Although HFGK credits the male voice in the song to Rama Shukul, in my view, it may not be his voice when I compare his voice in the songs in ‘Navjeevan’ (1939) and ‘Durga’ (1939). My hunch is that the male voice in this song may be of Bulo C Rani based on his rendition of ‘rootthna pyaar mein karwat ka badal jaana hai’ from the same film. I request the opinions from the experts on my presumption.

For the time being, however, I have retained the name of Rama Shukul as the male singer in the video caption of the song.

I find this song a sweet expression of love.


Song-Zara dheere ho zara dheere(Mehmaan)(1942) Singers-Shamim Bano, Rama Sukul, Lyrics-Pt Indra Chandra, MD-Khemchand Prakash
Both

Lyrics

zara dheere ho zara dheere
zara dheere ho zara dheere
zara dheere ho zara dheere
zara dheere ho zara dheere
saajanwa
saajaniya
saajanwa
saajaniya
zara dheere dheere
zara dheere dheere
jhoola na ho
mora naazuk jiya behlaana
o mora naazuk jiya behalaana
zara dheere ho zara dheere
zara dheere ho zara dheere

chunariya hamaari hawa ho gayi
nazariya tumhaari dawa ho gayi
chunariya hamaari hawa ho gayi
nazariya tumhaari dawa ho gayi
ye champa chameli rahi kyun akeli
bataao zara morey shyaam
ye champa chameli rahi kyun akeli
bataao zara morey shyaam
saajanwa
saajaniya
saajanwa
saajaniya
zara dheere dheere
zara dheere dheere
jhoola na ho
mora nazuk jiya behlaana
o mora najuk jiya behalaana
zara dheere ho zara dheere
zara dheere ho zara dheere
zara dheere ho zara dheere
zara dheere ho zara dheere


This article is meant to be posted in atulsongaday.me. If this article appears in sites like lyricstrans.com and ibollywoodsongs.com etc then it is piracy of the copyright content of atulsongaday.me and is a punishable offence under the existing laws.

Blog Day : 3742 Post No. : 14697

“Raja Rani” (1942) was directed by Najmul Hasan Naqvi for Atre Pictures, Bombay. The movie had Vanmala, Sunalini Devi, Maya Devi, Trilok Kapoor, Baby Vimal, Mazhar Khan, Navin Yagnik, David, Bal Govind etc in it.

The movie had fourteen songs in it. One song has been covered in the past.

Here is the second song from “Raja Rani” (1942) to appear in the blog. This song is sung by Baby Vimal. Seeing that Baby Vimal figures in the cast of the movie, we can guess that the song was picturised on her as well.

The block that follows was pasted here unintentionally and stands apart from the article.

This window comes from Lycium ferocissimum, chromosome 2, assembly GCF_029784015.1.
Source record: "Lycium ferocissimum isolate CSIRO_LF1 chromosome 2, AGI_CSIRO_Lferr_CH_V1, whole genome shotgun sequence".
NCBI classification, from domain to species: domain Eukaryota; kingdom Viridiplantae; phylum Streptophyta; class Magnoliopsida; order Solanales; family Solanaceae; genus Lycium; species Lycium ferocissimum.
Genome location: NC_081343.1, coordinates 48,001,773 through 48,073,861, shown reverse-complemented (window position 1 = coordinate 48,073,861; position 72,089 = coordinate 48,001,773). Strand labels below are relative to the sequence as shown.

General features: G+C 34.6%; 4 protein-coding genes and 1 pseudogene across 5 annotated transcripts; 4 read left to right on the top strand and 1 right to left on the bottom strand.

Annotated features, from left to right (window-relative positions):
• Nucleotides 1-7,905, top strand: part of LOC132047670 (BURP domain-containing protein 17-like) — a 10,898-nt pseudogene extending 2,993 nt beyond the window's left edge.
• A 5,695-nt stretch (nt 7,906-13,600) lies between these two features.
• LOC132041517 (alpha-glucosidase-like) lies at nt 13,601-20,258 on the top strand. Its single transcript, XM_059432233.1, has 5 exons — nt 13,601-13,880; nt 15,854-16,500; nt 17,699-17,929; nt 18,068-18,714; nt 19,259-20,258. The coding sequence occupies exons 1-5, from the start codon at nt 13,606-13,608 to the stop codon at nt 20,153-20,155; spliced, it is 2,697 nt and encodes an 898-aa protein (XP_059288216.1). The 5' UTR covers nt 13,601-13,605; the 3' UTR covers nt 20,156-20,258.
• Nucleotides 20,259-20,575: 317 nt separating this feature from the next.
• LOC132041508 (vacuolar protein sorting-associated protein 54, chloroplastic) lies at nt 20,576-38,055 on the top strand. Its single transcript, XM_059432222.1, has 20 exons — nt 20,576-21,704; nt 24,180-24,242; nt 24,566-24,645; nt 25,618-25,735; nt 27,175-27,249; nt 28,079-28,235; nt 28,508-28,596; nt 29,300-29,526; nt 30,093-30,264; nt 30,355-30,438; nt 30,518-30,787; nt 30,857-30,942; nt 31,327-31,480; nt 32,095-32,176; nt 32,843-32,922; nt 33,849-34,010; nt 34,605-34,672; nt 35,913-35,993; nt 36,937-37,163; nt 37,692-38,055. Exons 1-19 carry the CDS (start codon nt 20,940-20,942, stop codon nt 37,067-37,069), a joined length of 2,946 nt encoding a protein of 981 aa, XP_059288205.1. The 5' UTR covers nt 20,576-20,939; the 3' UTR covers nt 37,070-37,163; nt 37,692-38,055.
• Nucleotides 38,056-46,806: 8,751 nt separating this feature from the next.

Pandit Anand Kumar is the lyricist. Music is composed by Khan Mastana.


Song-Main ek niraali gudiya (Raja Rani)(1942) Singer-Baby Vimal, Lyrics-Pt Anand Kumar, MD-Khan Mastana

Lyrics

main ek niraali gudiya
main ek niraali gudiya
main ek niraali gudiya
main ek niraali gudiya
mere nanhe nanhe paanv
mere nanhe nanhe paanv
pair mein jhaanjar jhanjhana baaje
pair mein jhaanjar jhanjhana baaje
mere chhote chhote kaan
mere chhote chhote kaan
kaanon mein baali cham cham chamke
kaanon mein baali cham cham chamke
jaise gagan ke taare
haan haan jaise gagan ke taare
main ek niraali
ek niraali
ek niraali
haan haan haan
main ek niraali gudiya
main ek niraali gudiya
main ek niraali gudiya

chhamchham chhamchham paayal baaje
chaacha ke ghar jaaun
chhamchham chhamchham paayal baaje
chaaha ke ghar jaaun
meethhe meethhe geet sunaakar
chaachi ko bahlaaun
meethhe meethhe geet sunaakar
chaachi ko bahlaaun
main ek niraali
ek niraali
ek niraali
haan haan haan
mai ek niraali
ek niraali
ek niraali
haan haan haan
main ek niraali gudiya
main ek niraali gudiya
main ek niraali gudiya

kunj kunj mein chhup chhup jaaun
kheloon aankh michauli
boondaniyon ke taal pe naachoon
boloon prem ki boli

main ek niraali
ek niraali
ek niraali
haan haan haan
main ek niraali
ek niraali
ek niraali
haan haan haan
main ek niraali gudiya
main ek niraali gudiya
main ek niraali gudiya


This article is meant to be posted in atulsongaday.me. If this article appears in sites like lyricstrans.com and ibollywoodsongs.com etc then it is piracy of the copyright content of atulsongaday.me and is a punishable offence under the existing laws.

Blog Day : 3741 Post No. : 14695

“Garib”(1942) was directed by Ramchandra Thakur for National Studios, Bombay. This movie had Surendra, Rose, Baby Meena, Veena Kumari, Santaka, N A Ansari, Agha, Pesi Patel etc in it.